Calculate inertial parameters from a mesh



There is some package that can be used to calculate inertial parameters (centers of masses, moments of inertial, etc.) from a triangular mesh? E.g. implementation of [1] or similar.

I’ve been looking at the packages in, and there are packages to deal with meshes, but I have not found that kind of functions in particular.

[1] Kallay, M. (2006). Computing the Moment of Inertia of a Solid Defined by a Triangle Mesh. Journal of Graphics Tools, 11(2), 51-57.


That paper is behind a paywall.
The code however is on a Github repository
The code is 74 lines


I don’t understand this in AddTriangleContribution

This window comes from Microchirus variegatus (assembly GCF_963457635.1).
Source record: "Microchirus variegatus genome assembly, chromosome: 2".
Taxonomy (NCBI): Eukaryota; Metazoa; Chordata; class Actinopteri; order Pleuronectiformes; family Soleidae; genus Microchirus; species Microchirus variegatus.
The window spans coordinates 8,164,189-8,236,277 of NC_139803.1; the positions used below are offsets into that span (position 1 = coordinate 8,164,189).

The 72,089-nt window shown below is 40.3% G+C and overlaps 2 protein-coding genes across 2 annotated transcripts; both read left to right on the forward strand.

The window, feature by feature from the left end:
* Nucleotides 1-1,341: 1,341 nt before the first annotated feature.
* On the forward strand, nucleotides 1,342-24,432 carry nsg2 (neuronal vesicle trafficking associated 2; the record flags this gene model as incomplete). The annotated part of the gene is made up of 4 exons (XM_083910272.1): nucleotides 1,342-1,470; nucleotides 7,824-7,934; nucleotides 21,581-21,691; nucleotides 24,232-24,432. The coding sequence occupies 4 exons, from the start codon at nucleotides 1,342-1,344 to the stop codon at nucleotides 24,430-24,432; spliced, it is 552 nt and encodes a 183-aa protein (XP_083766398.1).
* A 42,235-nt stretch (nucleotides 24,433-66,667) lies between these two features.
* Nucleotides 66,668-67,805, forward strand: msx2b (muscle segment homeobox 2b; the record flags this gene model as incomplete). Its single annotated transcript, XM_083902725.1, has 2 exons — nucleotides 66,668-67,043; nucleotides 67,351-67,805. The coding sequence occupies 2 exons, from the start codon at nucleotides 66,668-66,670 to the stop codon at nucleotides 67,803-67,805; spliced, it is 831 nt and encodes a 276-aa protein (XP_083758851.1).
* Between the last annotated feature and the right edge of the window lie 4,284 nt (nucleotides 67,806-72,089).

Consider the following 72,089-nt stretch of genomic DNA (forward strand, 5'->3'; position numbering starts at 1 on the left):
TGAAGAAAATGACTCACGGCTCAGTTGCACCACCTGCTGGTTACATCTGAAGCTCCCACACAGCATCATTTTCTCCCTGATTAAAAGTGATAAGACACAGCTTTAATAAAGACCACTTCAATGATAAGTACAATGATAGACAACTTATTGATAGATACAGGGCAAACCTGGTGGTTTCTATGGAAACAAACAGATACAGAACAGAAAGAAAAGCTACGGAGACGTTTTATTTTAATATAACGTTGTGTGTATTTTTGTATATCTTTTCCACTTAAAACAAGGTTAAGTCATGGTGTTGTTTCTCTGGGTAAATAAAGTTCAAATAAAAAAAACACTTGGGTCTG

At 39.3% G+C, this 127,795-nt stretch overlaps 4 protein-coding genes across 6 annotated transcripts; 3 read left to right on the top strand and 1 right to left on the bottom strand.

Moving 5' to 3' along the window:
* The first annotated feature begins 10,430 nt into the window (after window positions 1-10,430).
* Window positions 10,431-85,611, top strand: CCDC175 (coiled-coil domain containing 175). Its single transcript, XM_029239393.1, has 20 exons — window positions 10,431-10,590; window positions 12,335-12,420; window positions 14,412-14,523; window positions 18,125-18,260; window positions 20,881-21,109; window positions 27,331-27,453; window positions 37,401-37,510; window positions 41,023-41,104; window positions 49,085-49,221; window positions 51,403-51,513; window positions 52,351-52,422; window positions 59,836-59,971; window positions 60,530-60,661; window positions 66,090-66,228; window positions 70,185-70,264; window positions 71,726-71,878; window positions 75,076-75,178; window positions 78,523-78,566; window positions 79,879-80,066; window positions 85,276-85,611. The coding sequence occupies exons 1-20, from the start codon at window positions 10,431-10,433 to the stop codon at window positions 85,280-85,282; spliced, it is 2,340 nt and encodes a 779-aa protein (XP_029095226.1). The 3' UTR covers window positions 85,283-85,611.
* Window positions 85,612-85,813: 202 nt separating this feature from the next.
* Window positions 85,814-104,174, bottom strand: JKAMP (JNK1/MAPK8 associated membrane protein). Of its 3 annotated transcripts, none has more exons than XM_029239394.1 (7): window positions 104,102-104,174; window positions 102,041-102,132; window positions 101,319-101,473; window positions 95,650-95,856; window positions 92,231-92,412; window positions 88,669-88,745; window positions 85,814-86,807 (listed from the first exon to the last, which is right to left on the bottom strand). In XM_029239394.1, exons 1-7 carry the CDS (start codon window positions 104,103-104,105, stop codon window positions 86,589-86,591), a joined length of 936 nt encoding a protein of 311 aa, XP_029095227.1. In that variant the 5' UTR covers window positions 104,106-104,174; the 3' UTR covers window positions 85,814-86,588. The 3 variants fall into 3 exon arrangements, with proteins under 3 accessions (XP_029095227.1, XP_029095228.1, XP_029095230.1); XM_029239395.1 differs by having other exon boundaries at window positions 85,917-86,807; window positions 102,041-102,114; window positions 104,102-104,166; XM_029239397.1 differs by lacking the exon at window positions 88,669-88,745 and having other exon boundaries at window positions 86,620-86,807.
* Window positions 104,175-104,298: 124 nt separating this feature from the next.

// Contribution to the mass
_m += v;

Surely equating mass to volume assumes a density of 1
And hell’s bells guys, you are not writing in Fortran. Single letter variable names are a bit too old school.

Also everything is double precision. Really? The coordinates of some points on a mesh? How darned big is your mesh? Yes I know double precision is simply a default, I’m just questioning whether it is needed for some dimensions.


The final mass is calculated using m = _m / 6 on line 55 which implicitly assumes a density of 1/6th but density could easily be changed at this point (as long as you assume uniform density).

Also the GetResults method isn’t idempotent which seems silly for what it does. The author even includes a warning against running it twice.